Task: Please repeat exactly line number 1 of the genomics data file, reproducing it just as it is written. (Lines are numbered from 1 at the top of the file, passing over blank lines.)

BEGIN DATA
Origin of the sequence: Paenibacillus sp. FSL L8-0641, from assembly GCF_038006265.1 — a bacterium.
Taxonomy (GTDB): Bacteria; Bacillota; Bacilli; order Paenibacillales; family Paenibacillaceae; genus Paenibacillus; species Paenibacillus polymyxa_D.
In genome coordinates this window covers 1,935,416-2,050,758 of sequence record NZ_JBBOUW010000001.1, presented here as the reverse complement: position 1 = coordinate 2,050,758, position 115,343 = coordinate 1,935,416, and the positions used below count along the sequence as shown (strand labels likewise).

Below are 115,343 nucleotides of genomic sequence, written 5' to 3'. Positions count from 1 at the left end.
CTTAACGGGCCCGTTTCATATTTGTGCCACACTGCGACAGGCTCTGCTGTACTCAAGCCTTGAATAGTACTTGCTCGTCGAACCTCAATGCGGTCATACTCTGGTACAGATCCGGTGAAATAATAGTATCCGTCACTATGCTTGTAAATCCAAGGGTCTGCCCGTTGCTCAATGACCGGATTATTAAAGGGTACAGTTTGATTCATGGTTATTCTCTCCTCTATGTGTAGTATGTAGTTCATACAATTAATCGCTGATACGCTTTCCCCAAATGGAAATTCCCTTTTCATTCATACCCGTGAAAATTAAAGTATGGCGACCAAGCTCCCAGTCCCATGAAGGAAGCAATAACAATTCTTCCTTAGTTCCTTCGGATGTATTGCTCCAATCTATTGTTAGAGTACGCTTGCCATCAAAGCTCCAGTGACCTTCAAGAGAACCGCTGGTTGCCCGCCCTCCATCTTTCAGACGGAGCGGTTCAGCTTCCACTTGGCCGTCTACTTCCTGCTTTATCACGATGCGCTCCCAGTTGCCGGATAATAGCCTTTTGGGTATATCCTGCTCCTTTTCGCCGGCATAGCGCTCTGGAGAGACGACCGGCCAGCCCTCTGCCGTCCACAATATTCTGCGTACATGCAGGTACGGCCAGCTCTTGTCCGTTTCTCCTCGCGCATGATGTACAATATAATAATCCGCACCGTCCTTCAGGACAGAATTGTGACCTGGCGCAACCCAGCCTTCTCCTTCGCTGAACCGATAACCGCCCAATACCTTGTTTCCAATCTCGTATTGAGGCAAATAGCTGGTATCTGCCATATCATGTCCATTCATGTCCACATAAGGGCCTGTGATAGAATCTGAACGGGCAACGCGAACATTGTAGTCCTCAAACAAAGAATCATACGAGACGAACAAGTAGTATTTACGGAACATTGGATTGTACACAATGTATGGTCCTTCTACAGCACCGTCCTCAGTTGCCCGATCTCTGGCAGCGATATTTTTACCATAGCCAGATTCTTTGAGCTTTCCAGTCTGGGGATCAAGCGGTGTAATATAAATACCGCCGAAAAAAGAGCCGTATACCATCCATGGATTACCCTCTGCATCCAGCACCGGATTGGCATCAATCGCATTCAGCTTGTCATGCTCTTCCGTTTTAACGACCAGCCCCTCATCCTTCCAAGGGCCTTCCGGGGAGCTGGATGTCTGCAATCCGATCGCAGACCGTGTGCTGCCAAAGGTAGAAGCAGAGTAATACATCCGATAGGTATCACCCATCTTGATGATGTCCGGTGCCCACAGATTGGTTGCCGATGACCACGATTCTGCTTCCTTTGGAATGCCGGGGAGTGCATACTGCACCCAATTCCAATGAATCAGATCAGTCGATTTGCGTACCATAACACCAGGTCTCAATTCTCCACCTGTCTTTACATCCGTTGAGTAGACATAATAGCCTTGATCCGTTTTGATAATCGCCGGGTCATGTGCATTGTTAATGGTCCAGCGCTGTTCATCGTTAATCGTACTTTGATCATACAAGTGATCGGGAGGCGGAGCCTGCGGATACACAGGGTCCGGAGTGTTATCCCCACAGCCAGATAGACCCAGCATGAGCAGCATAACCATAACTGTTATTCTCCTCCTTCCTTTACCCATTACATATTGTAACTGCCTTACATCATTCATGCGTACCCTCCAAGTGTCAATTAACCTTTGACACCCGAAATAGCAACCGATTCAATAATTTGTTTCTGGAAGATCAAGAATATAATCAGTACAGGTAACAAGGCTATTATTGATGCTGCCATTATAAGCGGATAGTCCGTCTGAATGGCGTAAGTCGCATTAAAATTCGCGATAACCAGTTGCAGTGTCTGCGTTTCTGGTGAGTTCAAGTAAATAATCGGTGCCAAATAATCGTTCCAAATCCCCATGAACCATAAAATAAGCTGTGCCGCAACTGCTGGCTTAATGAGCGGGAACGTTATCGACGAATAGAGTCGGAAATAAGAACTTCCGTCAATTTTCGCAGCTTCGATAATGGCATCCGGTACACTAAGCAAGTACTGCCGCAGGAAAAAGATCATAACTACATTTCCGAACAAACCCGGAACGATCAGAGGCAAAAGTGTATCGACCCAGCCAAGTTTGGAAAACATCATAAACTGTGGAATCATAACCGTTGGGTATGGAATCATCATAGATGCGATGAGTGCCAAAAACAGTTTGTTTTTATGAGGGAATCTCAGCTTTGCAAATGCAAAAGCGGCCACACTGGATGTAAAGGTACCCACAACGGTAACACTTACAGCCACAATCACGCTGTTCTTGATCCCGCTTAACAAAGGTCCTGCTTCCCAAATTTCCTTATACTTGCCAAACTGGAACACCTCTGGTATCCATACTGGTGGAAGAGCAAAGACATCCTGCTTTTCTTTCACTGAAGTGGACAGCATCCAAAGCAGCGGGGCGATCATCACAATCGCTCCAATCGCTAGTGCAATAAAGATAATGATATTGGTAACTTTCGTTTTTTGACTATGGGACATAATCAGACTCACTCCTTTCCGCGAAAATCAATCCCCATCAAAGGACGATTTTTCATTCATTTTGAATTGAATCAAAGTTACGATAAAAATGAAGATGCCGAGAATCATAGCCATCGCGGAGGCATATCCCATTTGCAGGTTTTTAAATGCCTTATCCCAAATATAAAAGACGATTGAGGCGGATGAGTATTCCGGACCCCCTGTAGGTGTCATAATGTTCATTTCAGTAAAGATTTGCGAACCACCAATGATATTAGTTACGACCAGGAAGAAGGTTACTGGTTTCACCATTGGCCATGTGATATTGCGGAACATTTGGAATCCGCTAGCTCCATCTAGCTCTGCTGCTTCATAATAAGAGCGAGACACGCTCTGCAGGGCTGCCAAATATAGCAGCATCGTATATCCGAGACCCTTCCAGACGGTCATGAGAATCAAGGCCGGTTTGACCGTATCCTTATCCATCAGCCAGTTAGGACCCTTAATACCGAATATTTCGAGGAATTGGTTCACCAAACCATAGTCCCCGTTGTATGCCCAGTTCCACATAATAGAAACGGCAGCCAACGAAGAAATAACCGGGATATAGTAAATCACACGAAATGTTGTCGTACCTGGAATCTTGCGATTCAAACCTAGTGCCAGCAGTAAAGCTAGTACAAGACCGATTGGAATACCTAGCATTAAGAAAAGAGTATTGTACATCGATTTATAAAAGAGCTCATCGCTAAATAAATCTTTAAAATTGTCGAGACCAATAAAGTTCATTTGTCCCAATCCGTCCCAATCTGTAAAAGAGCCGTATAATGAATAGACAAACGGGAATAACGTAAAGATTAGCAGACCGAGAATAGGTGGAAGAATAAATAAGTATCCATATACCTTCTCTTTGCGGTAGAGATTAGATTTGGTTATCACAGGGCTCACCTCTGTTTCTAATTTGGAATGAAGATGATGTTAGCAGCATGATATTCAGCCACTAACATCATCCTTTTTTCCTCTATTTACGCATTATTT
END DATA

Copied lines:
Origin of the sequence: Paenibacillus sp. FSL L8-0641, from assembly GCF_038006265.1 — a bacterium.